Psychologists have mixed views on whether Bill Gates is a control freak, a sociopath or an antihero, after hearing the testimony he gave during the Microsoft antitrust trial.
The mental health experts expounded their opinions, at the behest of a US trade magazine, after viewing two hours of the Microsoft chairman and chief executive?s videotaped testimony. They also had access to biographical information.
Although the trio claimed they were ethically and legally prohibited from drawing absolute conclusions about Gates' psyche without talking extensively to him first, they said they were able to point to behavioural patterns that might give some clues to his personality.
Ronald Ebert, a forensic psychologist, said: "It's very clear that Bill Gates is a person who needs to remain in complete control of the situation," but added that he was masterful in the way he handled David Boies, the Department of Justice (DoJ) prosecutor, while giving testimony.
"He just toyed with the prosecutor. Non verbally he says, 'Just in case you thought you were in charge, I just want you to know that nobody is in charge of Bill Gates," he explained.
. Ebert said that Gates' only odd behavior was his rocking, which he concluded was how the Microsoft boss remained focused, but he did not see Gates as a genius.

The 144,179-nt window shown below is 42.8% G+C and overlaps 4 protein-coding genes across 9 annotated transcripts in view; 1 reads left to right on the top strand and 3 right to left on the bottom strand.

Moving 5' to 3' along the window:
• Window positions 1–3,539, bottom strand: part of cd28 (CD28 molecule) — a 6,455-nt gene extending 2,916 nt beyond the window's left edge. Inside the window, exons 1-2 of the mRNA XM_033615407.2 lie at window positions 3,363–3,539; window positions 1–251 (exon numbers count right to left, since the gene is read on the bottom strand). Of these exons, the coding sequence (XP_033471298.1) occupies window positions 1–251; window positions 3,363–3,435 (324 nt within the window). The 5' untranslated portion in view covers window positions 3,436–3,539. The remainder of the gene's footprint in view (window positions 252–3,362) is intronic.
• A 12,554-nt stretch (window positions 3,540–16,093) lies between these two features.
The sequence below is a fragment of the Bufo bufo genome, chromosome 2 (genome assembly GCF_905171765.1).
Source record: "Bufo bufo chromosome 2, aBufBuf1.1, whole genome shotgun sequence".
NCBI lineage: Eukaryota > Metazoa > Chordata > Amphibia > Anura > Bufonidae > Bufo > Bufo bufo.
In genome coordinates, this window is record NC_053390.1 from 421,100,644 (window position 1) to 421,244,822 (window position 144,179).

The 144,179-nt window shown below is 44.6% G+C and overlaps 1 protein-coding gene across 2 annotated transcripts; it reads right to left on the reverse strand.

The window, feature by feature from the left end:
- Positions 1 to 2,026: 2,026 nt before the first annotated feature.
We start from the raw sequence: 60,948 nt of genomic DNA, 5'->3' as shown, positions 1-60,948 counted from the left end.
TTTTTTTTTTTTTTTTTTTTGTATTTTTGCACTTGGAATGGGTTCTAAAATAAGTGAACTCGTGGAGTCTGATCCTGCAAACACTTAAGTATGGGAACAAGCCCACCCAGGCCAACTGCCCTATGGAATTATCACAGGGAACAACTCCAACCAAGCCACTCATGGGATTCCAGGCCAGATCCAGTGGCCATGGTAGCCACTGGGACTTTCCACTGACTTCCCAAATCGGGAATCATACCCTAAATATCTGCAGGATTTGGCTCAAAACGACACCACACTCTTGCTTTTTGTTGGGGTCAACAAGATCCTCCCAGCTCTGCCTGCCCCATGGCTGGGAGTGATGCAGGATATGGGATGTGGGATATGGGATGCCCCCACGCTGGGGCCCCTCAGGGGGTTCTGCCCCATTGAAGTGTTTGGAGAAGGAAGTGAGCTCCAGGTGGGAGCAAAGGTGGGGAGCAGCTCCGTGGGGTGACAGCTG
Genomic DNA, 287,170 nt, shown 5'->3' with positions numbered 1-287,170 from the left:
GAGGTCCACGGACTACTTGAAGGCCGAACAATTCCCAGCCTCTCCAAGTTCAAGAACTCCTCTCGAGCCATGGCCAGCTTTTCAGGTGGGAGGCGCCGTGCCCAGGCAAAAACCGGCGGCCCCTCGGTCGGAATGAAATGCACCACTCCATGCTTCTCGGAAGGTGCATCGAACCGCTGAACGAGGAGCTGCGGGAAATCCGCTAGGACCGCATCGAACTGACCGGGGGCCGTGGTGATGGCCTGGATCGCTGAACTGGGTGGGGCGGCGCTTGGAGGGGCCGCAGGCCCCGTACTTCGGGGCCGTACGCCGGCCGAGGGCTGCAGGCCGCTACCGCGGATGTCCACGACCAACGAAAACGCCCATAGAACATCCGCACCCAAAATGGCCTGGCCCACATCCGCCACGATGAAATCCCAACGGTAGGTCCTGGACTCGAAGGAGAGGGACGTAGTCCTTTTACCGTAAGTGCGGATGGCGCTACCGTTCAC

"Rather, I see him as a bright, focused entrepreneur, who has been able to use his non conformant streak to remarkable advantage," he concluded.
According to Jack Levin, sociologist and university professor, on the other hand, Gates could fall into the category of sociopath - or a person who displays aggressive, anti-social behavior.
"He's able to manipulate the reigns of power without heavy emphasis and ethics. He controls with moral impunity. He shapes the truth to his own liking. Bill Gates isn't afraid to go outside of [society's] established rules and regulations," he attested.
But he believed that Gates was more crafty than crazy. "He's not the least bit confused, doesn't talk to dogs, hallucinate or hear words spoken in an empty room. Some psychotics may be as smart as Gates, but they are generally much more confused," he said.
Harold Bursztajn, a Harvard Medical School clinical professor, took yet another view, however, suggesting Gates should be seen through the eyes of the general public.
What typically happened with public figures was that society glorified them at first, but figuratively crucified them once they stepped out of their defining role.
"So when Bill Gates was fighting against IBM and he was the little guy, that was OK. But now that he is the big guy, then he must be part of the evil empire," he said.
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